‘Place a Hope Beyond a Hope’: Devotional Literature as Literature

The most unexpected submission to the Summer 2020 issue of ArabLit Quarterly — with its focus on crime — was N.A. Mansour’s suggestion that she mash up two translations of devotional literature, Hizb al-Nasr and Du’a’ al-Nasiri:

She weaves the two text together, as she writes in our most recent issue of ArabLit Quarterly, “to produce a new work that responds to an attack from someone who means harm; my own demons are all here, ranging from cultural genocide and settler colonialism to the question of whether or not English can be a Muslim language.”

This “mashing up” of devotional texts isn’t unusual she says, and part of the reason is that — to find one thing unexpectedly inside another — “awakens you.”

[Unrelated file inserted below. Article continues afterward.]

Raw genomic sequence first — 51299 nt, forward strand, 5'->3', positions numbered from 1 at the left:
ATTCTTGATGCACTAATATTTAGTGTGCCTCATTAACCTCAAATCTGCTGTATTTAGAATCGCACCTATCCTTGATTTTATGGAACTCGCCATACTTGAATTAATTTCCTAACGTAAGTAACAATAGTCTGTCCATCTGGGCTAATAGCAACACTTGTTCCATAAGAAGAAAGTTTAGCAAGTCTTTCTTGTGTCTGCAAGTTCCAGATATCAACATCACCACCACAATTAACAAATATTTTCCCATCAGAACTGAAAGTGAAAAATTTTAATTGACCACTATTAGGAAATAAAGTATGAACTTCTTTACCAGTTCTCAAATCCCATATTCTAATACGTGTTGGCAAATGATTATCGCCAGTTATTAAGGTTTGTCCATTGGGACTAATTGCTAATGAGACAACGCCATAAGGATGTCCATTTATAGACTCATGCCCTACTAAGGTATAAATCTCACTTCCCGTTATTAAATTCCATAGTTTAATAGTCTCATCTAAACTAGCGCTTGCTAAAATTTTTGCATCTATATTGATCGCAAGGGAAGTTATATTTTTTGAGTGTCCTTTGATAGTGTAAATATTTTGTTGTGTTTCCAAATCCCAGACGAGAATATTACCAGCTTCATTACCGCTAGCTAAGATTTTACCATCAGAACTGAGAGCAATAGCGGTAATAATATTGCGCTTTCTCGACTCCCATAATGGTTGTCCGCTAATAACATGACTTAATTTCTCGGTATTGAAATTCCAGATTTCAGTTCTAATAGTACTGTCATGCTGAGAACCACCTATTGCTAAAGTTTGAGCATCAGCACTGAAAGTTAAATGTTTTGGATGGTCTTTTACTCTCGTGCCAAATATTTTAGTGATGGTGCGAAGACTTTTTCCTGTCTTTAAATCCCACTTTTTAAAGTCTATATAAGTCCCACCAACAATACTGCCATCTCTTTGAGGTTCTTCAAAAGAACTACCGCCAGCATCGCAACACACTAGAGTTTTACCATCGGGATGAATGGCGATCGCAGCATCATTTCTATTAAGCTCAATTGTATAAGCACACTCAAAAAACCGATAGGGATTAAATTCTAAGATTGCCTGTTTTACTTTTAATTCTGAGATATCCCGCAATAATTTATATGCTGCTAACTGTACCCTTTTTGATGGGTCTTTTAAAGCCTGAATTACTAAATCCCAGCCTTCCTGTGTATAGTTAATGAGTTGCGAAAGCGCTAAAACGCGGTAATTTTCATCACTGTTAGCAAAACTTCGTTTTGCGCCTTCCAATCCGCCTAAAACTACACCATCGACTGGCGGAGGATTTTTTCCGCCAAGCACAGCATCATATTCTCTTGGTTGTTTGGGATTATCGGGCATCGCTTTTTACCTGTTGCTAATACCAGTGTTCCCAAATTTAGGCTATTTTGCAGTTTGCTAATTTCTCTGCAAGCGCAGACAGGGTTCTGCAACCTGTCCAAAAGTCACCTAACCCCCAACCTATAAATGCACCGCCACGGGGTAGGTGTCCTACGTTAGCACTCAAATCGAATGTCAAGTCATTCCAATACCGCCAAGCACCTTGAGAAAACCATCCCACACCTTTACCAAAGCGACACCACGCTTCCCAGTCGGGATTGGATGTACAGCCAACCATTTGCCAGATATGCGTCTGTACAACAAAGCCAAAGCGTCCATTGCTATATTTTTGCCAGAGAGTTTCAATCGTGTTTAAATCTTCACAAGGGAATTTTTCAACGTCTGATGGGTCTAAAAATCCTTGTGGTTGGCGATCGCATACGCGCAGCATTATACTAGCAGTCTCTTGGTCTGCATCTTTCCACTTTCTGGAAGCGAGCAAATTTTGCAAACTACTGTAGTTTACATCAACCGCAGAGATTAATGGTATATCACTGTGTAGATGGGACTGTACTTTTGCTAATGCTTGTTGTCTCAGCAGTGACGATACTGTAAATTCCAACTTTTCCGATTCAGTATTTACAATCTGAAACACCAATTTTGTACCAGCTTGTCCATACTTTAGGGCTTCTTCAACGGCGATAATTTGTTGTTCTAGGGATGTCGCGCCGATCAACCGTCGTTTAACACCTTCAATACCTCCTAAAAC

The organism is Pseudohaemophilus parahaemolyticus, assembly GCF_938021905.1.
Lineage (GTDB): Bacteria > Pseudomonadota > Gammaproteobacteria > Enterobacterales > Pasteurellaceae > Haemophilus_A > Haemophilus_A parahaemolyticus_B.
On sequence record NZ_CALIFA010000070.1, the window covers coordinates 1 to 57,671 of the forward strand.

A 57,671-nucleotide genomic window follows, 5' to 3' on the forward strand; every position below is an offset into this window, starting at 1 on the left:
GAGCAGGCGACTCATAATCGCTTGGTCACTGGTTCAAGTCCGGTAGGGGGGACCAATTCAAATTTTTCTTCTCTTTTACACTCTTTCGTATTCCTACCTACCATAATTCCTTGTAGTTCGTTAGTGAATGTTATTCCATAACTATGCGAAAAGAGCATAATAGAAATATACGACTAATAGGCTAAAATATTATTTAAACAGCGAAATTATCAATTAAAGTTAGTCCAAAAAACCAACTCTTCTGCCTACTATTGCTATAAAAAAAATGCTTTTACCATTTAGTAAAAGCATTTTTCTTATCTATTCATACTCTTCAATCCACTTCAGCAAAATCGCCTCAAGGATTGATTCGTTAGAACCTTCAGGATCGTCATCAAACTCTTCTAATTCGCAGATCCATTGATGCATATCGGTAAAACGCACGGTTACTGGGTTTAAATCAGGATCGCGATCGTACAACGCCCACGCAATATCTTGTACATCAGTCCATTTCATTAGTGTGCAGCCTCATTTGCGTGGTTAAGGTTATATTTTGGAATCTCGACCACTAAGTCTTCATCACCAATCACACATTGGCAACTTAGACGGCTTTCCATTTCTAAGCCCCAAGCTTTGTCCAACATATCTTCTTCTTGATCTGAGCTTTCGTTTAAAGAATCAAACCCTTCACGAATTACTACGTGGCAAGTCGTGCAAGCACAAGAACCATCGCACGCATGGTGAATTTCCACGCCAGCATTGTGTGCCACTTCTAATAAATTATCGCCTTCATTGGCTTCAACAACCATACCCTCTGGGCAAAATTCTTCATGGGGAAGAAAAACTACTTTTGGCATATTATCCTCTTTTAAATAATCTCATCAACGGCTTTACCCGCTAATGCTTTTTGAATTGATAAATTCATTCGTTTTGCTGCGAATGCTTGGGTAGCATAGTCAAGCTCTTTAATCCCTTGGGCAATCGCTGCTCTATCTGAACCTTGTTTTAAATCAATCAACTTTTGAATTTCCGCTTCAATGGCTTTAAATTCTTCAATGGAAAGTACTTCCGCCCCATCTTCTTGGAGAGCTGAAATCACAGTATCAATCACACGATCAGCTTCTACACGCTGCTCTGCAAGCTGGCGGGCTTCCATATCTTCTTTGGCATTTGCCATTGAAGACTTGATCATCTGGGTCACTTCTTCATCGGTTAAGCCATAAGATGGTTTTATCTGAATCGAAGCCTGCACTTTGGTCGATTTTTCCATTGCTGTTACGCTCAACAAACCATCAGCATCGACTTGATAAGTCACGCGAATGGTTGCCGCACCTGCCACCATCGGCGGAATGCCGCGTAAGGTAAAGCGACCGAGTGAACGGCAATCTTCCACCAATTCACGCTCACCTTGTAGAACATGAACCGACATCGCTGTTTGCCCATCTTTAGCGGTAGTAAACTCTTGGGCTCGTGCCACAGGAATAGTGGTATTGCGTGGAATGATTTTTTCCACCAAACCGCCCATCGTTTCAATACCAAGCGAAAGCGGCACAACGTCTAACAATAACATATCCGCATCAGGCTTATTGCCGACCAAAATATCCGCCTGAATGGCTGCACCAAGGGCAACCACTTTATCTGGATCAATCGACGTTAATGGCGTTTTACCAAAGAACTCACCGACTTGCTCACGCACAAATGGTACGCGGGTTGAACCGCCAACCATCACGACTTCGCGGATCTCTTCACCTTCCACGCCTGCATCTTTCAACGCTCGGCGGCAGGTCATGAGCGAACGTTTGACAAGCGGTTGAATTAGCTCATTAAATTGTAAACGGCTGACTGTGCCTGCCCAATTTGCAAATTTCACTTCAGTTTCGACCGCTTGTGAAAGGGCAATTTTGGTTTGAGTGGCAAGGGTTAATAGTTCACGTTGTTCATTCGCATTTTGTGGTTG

Mansour’s translation of the two texts produces a new and strikingly earnest poem-text. One of the reasons she wanted to translate it in this space, she said, was because, “Devotional literature never gets viewed as literature because people assume it’s for devotional purposes.”

“Producing a lovely rhyme is practical, because — like the Quran — it stays in your brain,” Mansour said. “And I think for devotion you need something beautiful.”

Watch the full discussion & reading:

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The Summer 2020 issue of ArabLit Quarterly is available as PDF and EPUB. The print edition is available via Amazon (US, UK, Canada, Germany, France, Italy, and elsewhere), and in a searchable online edition for Exact Editions subscribers, both individual and institutional. You can also subscribe through Patreon.

The video to which Mansour refers is also available on YouTube. 

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